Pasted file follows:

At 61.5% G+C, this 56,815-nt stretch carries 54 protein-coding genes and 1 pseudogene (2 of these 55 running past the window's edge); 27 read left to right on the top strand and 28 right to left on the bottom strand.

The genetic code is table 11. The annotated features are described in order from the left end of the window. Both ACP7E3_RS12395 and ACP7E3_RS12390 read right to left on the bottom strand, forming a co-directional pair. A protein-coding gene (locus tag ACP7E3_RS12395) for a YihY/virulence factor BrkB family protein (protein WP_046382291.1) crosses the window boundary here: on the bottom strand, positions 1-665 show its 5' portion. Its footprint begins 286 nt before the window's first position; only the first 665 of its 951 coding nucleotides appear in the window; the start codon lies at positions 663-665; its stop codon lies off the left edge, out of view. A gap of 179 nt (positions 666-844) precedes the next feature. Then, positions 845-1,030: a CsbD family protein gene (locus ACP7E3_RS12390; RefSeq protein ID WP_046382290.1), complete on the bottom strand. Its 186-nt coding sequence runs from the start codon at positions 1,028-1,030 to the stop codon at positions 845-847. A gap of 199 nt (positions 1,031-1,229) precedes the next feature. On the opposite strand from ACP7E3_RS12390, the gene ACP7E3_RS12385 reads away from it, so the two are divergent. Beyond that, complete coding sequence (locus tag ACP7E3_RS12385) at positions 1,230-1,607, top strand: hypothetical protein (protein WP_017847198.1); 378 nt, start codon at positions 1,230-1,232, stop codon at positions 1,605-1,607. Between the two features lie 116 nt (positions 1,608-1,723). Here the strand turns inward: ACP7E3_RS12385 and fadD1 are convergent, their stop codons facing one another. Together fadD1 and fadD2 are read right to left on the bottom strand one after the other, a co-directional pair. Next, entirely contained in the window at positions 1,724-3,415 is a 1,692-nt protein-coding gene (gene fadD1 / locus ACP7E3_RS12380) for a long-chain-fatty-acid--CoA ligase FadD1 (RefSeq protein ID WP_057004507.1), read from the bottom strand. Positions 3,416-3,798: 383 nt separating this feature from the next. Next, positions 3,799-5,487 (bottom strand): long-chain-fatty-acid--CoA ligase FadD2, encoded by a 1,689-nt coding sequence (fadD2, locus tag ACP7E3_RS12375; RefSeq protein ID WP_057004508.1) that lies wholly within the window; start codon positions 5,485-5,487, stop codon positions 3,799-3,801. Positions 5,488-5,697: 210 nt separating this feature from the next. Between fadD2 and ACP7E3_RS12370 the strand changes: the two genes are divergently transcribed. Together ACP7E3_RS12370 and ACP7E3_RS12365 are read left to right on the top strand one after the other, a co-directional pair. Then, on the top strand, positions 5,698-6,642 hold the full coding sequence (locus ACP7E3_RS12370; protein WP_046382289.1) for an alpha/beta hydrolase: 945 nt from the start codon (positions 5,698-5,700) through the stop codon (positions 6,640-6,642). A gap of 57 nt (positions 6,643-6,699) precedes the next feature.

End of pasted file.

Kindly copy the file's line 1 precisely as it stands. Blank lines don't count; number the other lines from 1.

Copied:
At 61.5% G+C, this 56,815-nt stretch carries 54 protein-coding genes and 1 pseudogene (2 of these 55 running past the window's edge); 27 read left to right on the top strand and 28 right to left on the bottom strand.